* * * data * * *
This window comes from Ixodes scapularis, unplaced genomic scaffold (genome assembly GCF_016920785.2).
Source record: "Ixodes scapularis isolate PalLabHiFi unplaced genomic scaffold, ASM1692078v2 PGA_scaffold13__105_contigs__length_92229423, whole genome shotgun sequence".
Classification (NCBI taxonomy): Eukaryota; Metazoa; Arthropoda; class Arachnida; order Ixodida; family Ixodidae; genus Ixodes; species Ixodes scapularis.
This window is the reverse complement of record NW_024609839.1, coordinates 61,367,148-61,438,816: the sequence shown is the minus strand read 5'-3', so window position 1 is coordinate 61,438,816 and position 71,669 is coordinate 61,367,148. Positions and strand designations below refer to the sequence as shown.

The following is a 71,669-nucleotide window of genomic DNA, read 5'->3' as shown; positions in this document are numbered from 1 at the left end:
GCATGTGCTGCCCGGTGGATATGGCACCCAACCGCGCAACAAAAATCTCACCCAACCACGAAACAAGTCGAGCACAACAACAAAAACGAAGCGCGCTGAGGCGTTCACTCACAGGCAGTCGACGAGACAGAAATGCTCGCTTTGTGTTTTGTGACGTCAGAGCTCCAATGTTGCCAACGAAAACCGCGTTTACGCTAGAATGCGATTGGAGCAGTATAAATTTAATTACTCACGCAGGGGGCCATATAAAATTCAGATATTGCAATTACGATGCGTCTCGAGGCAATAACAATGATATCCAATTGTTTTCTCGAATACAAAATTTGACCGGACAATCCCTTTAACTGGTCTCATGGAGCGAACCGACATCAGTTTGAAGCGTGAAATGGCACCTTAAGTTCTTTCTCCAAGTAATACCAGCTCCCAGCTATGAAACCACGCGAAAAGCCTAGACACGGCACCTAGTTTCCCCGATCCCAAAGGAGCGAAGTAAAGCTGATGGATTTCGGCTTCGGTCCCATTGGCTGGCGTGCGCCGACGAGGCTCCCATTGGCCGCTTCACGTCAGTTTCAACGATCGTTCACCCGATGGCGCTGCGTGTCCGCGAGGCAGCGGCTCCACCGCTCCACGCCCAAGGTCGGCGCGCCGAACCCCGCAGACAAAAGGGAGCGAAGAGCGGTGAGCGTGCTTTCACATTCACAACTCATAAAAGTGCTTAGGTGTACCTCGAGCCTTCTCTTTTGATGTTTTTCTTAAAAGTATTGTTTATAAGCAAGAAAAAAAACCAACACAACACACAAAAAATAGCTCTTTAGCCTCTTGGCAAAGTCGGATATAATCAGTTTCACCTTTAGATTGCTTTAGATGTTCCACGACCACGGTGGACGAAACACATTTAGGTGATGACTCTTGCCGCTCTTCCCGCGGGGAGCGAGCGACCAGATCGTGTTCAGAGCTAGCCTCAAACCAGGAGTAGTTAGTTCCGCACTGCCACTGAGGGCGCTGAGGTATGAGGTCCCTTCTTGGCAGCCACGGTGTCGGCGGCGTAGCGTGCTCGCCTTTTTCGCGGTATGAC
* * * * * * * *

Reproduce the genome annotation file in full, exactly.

This window comes from Ixodes scapularis, unplaced genomic scaffold (genome assembly GCF_016920785.2).
Source record: "Ixodes scapularis isolate PalLabHiFi unplaced genomic scaffold, ASM1692078v2 PGA_scaffold13__105_contigs__length_92229423, whole genome shotgun sequence".
Classification (NCBI taxonomy): Eukaryota; Metazoa; Arthropoda; class Arachnida; order Ixodida; family Ixodidae; genus Ixodes; species Ixodes scapularis.
This window is the reverse complement of record NW_024609839.1, coordinates 61,367,148-61,438,816: the sequence shown is the minus strand read 5'-3', so window position 1 is coordinate 61,438,816 and position 71,669 is coordinate 61,367,148. Positions and strand designations below refer to the sequence as shown.

The following is a 71,669-nucleotide window of genomic DNA, read 5'->3' as shown; positions in this document are numbered from 1 at the left end:
GCATGTGCTGCCCGGTGGATATGGCACCCAACCGCGCAACAAAAATCTCACCCAACCACGAAACAAGTCGAGCACAACAACAAAAACGAAGCGCGCTGAGGCGTTCACTCACAGGCAGTCGACGAGACAGAAATGCTCGCTTTGTGTTTTGTGACGTCAGAGCTCCAATGTTGCCAACGAAAACCGCGTTTACGCTAGAATGCGATTGGAGCAGTATAAATTTAATTACTCACGCAGGGGGCCATATAAAATTCAGATATTGCAATTACGATGCGTCTCGAGGCAATAACAATGATATCCAATTGTTTTCTCGAATACAAAATTTGACCGGACAATCCCTTTAACTGGTCTCATGGAGCGAACCGACATCAGTTTGAAGCGTGAAATGGCACCTTAAGTTCTTTCTCCAAGTAATACCAGCTCCCAGCTATGAAACCACGCGAAAAGCCTAGACACGGCACCTAGTTTCCCCGATCCCAAAGGAGCGAAGTAAAGCTGATGGATTTCGGCTTCGGTCCCATTGGCTGGCGTGCGCCGACGAGGCTCCCATTGGCCGCTTCACGTCAGTTTCAACGATCGTTCACCCGATGGCGCTGCGTGTCCGCGAGGCAGCGGCTCCACCGCTCCACGCCCAAGGTCGGCGCGCCGAACCCCGCAGACAAAAGGGAGCGAAGAGCGGTGAGCGTGCTTTCACATTCACAACTCATAAAAGTGCTTAGGTGTACCTCGAGCCTTCTCTTTTGATGTTTTTCTTAAAAGTATTGTTTATAAGCAAGAAAAAAAACCAACACAACACACAAAAAATAGCTCTTTAGCCTCTTGGCAAAGTCGGATATAATCAGTTTCACCTTTAGATTGCTTTAGATGTTCCACGACCACGGTGGACGAAACACATTTAGGTGATGACTCTTGCCGCTCTTCCCGCGGGGAGCGAGCGACCAGATCGTGTTCAGAGCTAGCCTCAAACCAGGAGTAGTTAGTTCCGCACTGCCACTGAGGGCGCTGAGGTATGAGGTCCCTTCTTGGCAGCCACGGTGTCGGCGGCGTAGCGTGCTCGCCTTTTTCGCGGTATGAC